All politics is the art of deception, none more so than the oft-repeated claim about “tax cuts for the rich.” First, the extension of the rate cuts of 2003 that President Obama grudgingly agreed to in exchange for an extension of unemployment benefits is not in any way a reduction of income tax. The only question was whether everyone’s tax liability was going to increase in January. Second, most people that are referred to as “rich” are hardly the silk-top-hat Monopoly-board caricatures of the super-wealthy. A couple whose income exceeds $250,000 spent much of their earlier lives earning less than that. Also, if they had to pony up $30,000 after taxes just for tuition in order to send each of their children to college, they hardly feel “rich.” It also ignores the sacrifices that were made by small-business people to build their firms often persevering through periods of low earnings or even loss, to achieve success. It takes a lot of chutzpah to claim that these folks are all “millionaires and billionaires.”
More and more of the public understand that personal income tax hikes hurt business and thus hiring. According to Bill Ahern of the Tax Foundation, the hikes from 33 percent to 36 percent and from 35 percent to 39.6 percent on high wages, and the hikes on long-term gains and qualified dividends from 15 percent to 20 percent are not massive (roughly $70 billion/year), but will hit almost half the business income passed through to individuals. Combined with the healthcare taxes that will kick in on them in 2013, these hikes threatened recovery.
Add to this organizations like wealthforcommongood.org which is advancing a petition signed by 411 individuals asking for tax hikes for the “rich” to continue. Similar activity, initiated by Bill Gates Sr., Warren Buffett and others, have campaigned unsuccessfully for a state income tax on high-income people in Washington State, and a resumption of federal estate taxes. They say that they want the government to retain “the increased revenues, an estimated $700 billion over 10 years” to be used “toward making long-overdue investments in education, health, job creation, renewable energy, transportation and other infrastructure.”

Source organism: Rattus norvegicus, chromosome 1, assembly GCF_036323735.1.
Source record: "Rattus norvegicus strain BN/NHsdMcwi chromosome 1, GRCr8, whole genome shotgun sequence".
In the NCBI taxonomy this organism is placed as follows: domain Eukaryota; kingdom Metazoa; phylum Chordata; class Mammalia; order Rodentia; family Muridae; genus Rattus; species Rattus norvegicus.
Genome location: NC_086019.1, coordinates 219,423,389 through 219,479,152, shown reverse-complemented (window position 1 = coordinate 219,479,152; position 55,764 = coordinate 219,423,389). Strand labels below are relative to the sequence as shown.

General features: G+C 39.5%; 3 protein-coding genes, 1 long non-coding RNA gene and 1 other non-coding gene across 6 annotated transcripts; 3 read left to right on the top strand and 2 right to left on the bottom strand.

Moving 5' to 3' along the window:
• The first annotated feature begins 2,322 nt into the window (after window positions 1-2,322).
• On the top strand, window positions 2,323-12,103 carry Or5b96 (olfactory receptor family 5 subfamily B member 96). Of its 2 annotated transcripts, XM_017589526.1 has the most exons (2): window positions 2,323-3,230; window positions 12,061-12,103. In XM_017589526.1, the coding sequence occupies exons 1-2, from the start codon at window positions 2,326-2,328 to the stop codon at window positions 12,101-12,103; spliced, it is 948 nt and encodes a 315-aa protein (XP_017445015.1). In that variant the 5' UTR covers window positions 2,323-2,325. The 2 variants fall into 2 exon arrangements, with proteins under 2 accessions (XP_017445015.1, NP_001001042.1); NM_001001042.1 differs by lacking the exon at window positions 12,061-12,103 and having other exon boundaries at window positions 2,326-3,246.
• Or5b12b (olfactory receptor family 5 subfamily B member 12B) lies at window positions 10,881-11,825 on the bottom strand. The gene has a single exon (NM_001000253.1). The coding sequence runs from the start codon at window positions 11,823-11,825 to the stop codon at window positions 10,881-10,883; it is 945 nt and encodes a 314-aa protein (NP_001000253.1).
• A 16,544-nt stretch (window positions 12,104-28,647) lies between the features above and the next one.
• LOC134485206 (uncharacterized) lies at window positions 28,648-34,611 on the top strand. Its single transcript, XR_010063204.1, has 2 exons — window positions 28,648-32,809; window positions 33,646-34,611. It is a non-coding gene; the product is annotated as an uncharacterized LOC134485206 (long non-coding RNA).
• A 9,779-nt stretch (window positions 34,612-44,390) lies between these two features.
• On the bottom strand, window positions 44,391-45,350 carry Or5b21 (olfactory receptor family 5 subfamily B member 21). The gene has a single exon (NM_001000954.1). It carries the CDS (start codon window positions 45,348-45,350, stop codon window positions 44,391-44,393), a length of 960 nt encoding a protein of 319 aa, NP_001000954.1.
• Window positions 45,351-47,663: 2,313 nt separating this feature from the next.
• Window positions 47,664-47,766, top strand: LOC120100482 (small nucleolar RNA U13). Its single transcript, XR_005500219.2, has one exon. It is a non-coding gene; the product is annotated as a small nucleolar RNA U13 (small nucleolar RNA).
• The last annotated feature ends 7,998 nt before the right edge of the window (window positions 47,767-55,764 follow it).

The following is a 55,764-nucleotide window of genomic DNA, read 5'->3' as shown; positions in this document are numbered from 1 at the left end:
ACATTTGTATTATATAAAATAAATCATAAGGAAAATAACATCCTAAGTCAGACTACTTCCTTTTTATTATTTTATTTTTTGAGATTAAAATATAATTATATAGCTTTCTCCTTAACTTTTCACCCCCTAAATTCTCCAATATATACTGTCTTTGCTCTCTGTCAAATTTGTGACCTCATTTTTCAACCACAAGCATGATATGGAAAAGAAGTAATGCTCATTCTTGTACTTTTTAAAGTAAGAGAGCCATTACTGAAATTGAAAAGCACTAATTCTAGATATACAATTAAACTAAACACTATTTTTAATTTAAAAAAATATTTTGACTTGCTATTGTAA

We recommend that the 411 petitioners simply write a check for the additional tax and send it to the U.S. Treasury. One assumes that Secretary Timothy Geithner accepts voluntary contributions, even though he wasn’t too good about making mandatory contributions before he got his present job. Massachusetts tried this. When it cut its income tax rate from 5.9 percent to 5.6 percent, legislators decided to leave the old rate on the form as a voluntary line item. Senator Kerry paid the lower rate, and so did almost everyone else.
When people advocate for a public policy, they are trying to change the law for everyone, not to start a new charity, but evidence going back to the 1920s is clear. A rise in income tax results in a decline at the margin in economic activity. If the advocates’ case for the reverse is good why the deception?
Now He Tells Us
Speaking at a green energy business conference in Greece, former vice president Al Gore said, “It is not a good policy to have these massive subsidies for first-generation ethanol.” Total U.S. ethanol subsidies reached $7.7 billion last year, according to the International Energy Industry, which said biofuels worldwide received more subsidies than any other form of renewable energy. He admitted that his support for them derived from his political ambitions: “I had a certain fondness for the farmers in the state of Iowa because I was about to run for president.” The Nobel laureate also admitted that the use of biofuels contributes to the global increase in food prices. The admission demonstrates why politicians are lousy at figuring out which alternative fuels makes sense and at second-guessing markets which do a better job at allocating resources.